It seems counterintuitive to link obesity with a disorder that is classically associated with weight loss. However, there are a number of reasons this is an important discussion. Most importantly, there appears to be a significant, and independent, association between esophageal dysmotility and obesity, with higher BMI patients (BMI >50) exhibiting demonstrable, manometric dysmotility of the esophagus in 54% of patients in one study (1). Current data suggests that the prevalence of achalasia in a morbidly obese population is around 0.5–1% (2). Since we are dealing with an almost epidemic growth in obesity, then we are going to have to manage many more obese patients with achalasia (3). In a recent study, 70% of patients presenting with achalasia were classified as overweight or obese, a proportion very similar to that of a general western population (4).
The management of these patients is complex—we need to relieve dysphagia and yet promote healthy weight loss and resolution of co-morbid pathologies. Anecdotally, a number of the authors in this special issue have noted that over the course of their careers, patients presenting with achalasia appear to be getting ‘bigger’. There is concern that obesity may delay or hide the diagnosis, thereby leading to associated delays in management since it may be perceived that there is a lower severity given the preservation of total weight. Perhaps the increased availability of energy dense foods offsets the severity of calorie deficit at the time of presentation but these patients remain at risk of significant malnutrition. In one study, the Malnutrition Universal Screening Tool (MUST) was applied to achalasia patients, 50% of whom scored at moderate or high risk for malnutrition, equally spread between non-obese and obese patients (4). For a disorder so closely linked to food intake, there is a remarkable lack of research and data on the nutritional aspects of both presentation and management. Regardless, the longer the duration of symptoms, the more likely that there is an associated nutritional deficit.
Simultaneous treatment of achalasia and obesity
The best management for patients with temporally co-existing obesity and achalasia is an approach that combines the best treatment of both simultaneously. The problem with treating the achalasia component first is that this may result in further weight gain through relief of dysphagia. By far the most effective treatment of morbid obesity is bariatric surgery so that, although both pathologies can be managed by endoscopic methods, a combined surgical approach would be most practical, effective, and durable. This would also utilise procedures that lend themselves to combination—the set-up and positioning of laparoscopic abdominal ports needing little adjustment to facilitate either procedure. Perhaps the most natural combination therefore, is that of a laparoscopic Heller myotomy (LHM) with a standard laparoscopic Roux-en-Y gastric bypass (LRYGB). Kaufman et al. were the first to describe this simultaneous approach in 2005 (5). Since then a number of authors have replicated that technique. LRYGB in combination with an endoscopic approach to achalasia is also reasonable but again makes less sense when surgically both operations are on the same site.
Wesp and Farrell reviewed the present literature and noted that most experts support this simultaneous combination (6). Essentially, the myotomy provides relief of dysphagia and regurgitation through disruption of the lower esophageal sphincter and the bypass provides a low-pressure drainage system, with alleviation of reflux through bypassed duodeno-gastric juices. It results in a gastric pouch devoid of acid secreting parietal cells and a long Roux limb which prevents bile reflux. In addition, this results in powerful, effective and sustained weight loss through malabsorption. Since the stomach is not resected, should an esophagectomy be required for end-stage achalasia or even an associated esophageal cancer, then the gastric remnant could be used as a conduit (Figure 1).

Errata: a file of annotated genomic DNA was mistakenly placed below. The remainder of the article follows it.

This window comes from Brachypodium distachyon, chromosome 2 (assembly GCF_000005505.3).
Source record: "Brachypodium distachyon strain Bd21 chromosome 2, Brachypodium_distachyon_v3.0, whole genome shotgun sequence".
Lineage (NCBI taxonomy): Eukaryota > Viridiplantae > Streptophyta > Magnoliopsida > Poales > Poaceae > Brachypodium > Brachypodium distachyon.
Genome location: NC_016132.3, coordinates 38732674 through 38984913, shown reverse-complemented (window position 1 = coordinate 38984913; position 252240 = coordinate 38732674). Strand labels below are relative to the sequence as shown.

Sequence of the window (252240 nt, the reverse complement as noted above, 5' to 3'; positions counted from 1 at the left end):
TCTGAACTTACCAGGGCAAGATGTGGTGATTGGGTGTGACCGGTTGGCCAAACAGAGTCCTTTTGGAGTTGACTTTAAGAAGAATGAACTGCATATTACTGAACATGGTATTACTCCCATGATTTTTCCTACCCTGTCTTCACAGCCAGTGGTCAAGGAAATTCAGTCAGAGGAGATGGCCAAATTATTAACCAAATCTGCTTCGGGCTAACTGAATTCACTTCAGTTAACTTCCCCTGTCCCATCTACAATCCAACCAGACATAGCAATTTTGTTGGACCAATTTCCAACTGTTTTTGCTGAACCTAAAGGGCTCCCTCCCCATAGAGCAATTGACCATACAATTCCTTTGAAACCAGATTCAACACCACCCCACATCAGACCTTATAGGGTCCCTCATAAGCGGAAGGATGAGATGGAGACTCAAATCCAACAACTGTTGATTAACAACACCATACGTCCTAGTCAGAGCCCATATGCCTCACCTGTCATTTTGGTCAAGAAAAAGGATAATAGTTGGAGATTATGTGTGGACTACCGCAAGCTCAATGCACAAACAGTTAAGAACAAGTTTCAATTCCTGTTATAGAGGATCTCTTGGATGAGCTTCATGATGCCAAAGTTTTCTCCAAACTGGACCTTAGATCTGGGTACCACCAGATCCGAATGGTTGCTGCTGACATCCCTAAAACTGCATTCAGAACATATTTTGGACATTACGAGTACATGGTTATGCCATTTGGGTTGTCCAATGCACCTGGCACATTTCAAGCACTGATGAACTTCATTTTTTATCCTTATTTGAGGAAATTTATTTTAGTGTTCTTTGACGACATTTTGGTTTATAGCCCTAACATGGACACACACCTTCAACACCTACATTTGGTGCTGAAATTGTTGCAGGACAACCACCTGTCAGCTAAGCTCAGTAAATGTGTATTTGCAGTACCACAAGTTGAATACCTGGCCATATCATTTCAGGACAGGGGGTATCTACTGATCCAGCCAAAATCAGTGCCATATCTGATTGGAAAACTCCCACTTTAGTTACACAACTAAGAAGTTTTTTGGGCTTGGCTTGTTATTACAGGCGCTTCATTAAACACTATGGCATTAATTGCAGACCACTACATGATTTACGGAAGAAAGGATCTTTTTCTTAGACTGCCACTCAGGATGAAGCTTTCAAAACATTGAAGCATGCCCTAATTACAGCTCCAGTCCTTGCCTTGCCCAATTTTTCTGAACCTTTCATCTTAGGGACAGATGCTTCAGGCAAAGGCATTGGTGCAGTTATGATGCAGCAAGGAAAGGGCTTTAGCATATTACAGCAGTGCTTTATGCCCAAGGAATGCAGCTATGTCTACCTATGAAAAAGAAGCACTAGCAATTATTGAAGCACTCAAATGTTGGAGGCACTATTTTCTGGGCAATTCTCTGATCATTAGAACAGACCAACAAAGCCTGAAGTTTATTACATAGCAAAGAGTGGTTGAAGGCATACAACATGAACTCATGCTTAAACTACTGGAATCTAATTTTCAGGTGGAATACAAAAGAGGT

In contrast, though these may be technically easier to perform, the combination of LHM with the other standard bariatric procedures is less logical. For example, a laparoscopic sleeve gastrectomy and LHM would combine two procedures that are refluxogenic. In addition, sleeve gastrectomy can be associated with significant gastric dysphagia through restriction and a resulting high-pressure system. This would not lead to good results when trying to relieve dysphagia. Furthermore, the remnant stomach is discarded so the formation of a gastric conduit would not be possible should this be required. For similar reasons, laparoscopic gastric banding can result in significant dysphagia and would not be recommended in a patient with achalasia.
The less common bariatric surgical approaches, such as a duodenal switch or a biliary pancreatic diversion are not recommended. These are highly complex procedures with significant metabolic consequences that are only suitable for a select few patients. There are some newer procedures that may hold merit for combination in the future such as the single anastomosis loop duodenal switch (SADI-s/SIPS) but these remain experimental at present (7).
From a technical perspective, the LHM should be tackled first so that should a mucosal perforation occur then this can be easily dealt with by covering the myotomy with an anterior wrap and aborting the weight loss procedure. Equally, the author would avoid the passage of a bougie or an anvil following the myotomy due to the fragile nature of the single mucosal layer. An endoscope can be used to size the pouch and a handsewn or semi-mechanical anastomosis is the preferred gastro-jejunostomy technique.
Sequential treatment of achalasia and obesity
It is possible that achalasia can occur after a patient has had a bariatric surgical procedure. Equally, a patient who has been treated for achalasia can subsequently gain enough weight to render them morbidly obese. Finally, it is possible a patient may decline concurrent treatment of both achalasia and morbid obesity. In these situations, the treatments are therefore separated and sequential. Other factors now play a role in decision making.